Vanessa: Human lie detection is a delicate art and science. Most important, there’s no Pinocchio’s nose, meaning there’s no one cue to deception that means someone is lying. Lie detection follows a structure involving establishing a normal baseline for an individual (how this person acts under normal, unthreatening circumstances), establishing an emotional baseline (how this person shows nerves) and then spotting red flags that differ from these two baselines. It’s essential to look for a cluster (three or more) red flags to move into a confirmation sequence of asking follow-up questions.
Joe: Body language is the kind of thing that draws from many disciplines. Unlike math, which comes from one discipline, body language comes from anthropology, sociology, physiology and so forth, so I just took it upon myself to read all the literature that existed on the topic but also hired experts who came in and taught me. Really an FBI agent is a paid observer, that’s what we do all day long. We are constantly interviewing and talking to people — that was a majority of my job — and analyzing if people are really meaning what they say or are they hiding anything? And so forth.
How do eyes and lips play a role in someone’s body language?
Lillian: Eyes say a lot. Excess blinking, looking away, staring can indicate lying. It can also indicate anxiety and whether someone is into you or not. Lips say a lot as well. Pursing lips, licking lips, tongue between lips, biting lips all may indicate signs of lying — especially in the context of a specific question.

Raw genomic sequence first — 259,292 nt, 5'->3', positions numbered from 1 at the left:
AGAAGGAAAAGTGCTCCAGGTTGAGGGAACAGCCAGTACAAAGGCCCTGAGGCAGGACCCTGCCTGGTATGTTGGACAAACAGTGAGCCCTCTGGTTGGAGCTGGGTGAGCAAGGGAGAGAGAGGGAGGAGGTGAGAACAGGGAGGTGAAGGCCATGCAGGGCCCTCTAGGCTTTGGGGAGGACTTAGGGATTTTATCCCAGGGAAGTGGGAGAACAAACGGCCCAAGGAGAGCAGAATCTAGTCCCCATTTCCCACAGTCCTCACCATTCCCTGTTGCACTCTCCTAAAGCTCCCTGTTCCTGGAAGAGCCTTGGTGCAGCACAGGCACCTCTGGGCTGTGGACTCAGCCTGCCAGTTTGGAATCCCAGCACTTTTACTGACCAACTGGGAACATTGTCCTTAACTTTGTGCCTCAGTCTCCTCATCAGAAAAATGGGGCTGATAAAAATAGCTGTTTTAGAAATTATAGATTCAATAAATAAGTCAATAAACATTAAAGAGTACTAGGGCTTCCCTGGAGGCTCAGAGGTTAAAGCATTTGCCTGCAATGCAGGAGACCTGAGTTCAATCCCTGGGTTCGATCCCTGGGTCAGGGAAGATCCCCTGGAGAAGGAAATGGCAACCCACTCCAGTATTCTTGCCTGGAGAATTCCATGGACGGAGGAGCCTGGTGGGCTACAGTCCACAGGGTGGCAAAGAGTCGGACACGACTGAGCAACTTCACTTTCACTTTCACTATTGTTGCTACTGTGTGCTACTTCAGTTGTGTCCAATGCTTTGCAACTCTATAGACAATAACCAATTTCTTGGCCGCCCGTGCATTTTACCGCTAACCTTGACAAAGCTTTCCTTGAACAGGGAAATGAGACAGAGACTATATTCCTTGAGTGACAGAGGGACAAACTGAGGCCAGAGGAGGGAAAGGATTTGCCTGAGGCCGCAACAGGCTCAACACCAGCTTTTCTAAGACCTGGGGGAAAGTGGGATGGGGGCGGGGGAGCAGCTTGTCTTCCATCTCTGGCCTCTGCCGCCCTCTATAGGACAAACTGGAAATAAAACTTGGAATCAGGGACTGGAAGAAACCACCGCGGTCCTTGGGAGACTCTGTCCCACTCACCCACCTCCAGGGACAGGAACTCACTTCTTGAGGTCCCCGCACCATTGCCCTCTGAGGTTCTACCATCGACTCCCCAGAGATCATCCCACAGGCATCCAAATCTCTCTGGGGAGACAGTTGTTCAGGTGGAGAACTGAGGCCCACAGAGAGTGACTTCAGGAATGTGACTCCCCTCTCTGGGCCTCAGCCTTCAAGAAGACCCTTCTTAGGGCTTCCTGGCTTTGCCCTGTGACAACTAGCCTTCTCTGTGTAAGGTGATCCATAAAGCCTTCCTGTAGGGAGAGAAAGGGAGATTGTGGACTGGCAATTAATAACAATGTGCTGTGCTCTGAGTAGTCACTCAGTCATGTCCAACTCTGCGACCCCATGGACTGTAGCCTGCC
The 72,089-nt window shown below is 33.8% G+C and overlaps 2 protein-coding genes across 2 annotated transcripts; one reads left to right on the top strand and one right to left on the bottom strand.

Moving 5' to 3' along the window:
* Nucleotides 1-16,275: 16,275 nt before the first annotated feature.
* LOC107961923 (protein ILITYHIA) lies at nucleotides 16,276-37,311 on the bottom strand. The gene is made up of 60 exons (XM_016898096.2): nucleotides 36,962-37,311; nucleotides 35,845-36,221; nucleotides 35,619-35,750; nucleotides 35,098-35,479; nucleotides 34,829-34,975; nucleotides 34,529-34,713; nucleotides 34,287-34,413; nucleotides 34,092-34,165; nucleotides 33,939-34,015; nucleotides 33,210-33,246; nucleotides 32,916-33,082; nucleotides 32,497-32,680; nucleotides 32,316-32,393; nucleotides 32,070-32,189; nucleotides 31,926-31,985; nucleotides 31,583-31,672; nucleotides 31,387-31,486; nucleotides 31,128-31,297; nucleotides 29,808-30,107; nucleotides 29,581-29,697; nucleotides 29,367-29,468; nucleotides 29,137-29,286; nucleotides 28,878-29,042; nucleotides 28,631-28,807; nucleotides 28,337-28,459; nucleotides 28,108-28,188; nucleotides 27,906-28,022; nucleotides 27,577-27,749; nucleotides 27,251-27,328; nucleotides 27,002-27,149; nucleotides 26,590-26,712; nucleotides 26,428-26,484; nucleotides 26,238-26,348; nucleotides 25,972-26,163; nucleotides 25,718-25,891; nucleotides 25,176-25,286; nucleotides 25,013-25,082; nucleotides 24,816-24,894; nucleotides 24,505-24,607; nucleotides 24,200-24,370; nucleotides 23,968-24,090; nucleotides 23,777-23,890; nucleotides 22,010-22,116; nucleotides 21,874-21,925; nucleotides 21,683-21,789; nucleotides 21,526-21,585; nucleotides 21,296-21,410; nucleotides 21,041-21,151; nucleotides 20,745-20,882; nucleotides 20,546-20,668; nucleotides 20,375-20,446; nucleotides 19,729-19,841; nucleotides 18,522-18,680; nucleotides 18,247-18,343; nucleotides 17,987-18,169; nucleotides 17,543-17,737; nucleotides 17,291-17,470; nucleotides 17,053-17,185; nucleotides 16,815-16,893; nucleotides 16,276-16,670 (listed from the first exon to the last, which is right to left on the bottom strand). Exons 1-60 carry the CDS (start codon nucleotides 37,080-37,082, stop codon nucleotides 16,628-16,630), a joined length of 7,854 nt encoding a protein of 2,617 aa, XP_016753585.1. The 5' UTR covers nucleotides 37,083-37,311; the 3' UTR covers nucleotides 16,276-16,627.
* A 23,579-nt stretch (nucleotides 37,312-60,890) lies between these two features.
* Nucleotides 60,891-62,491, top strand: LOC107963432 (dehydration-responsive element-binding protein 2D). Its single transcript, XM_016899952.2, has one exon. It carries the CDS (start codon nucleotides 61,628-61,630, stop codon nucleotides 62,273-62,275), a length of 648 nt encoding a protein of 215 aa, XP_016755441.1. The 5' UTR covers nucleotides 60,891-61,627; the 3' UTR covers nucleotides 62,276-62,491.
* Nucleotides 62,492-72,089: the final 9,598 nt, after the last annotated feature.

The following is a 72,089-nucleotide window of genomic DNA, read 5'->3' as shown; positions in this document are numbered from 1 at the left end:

Vanessa: The eyes and lips are key players in nonverbal communication. When we make direct eye contact with someone (mutually gaze), it breeds a hormone called oxytocin — the connection and feel-good hormone. Not all eye contact is created equal as there are actually three different types of gazes (power, social and intimate) that send different signals to the receiver. For example, in social gazing, the gaze is concentrated near the mouth and sends signals of warmth and friendliness.
When someone is lying, a common red flag is that the individual will engage in blocking behavior of the eyes or mouth (covering the eyes, biting on a pen). Our brains don’t like when we lie as it creates extreme cognitive load, so our physical body often gives us away.
*One special cue is the lip purse, which is when someone presses their lips together into a hard line or pucker. This is like someone is trying to keep their mouth shut and usually it is a sign of withholding. If you see someone lip purse, they might be holding back from telling you something or trying to keep in the truth.
Joe: Lying is something that is difficult to detect. We look for deception, as we know since 1986 [that] it’s very difficult to detect. What we look for in the FBI is that if we ask someone a question, we have to look at how they answer it. Do they answer it quickly? Do they answer it smoothly? Does it cause them what we call a cognitive load, which means if I ask you, “Where were you last night?” and you have a pained look like you’re taking a math test, that’s a cognitive load. We look for emphasis when we’re happy and content we emphasize, but when we struggle with something, we don't. We can’t confirm the lie, but we can use the indicators to help us understand if we have to ask more to investigate.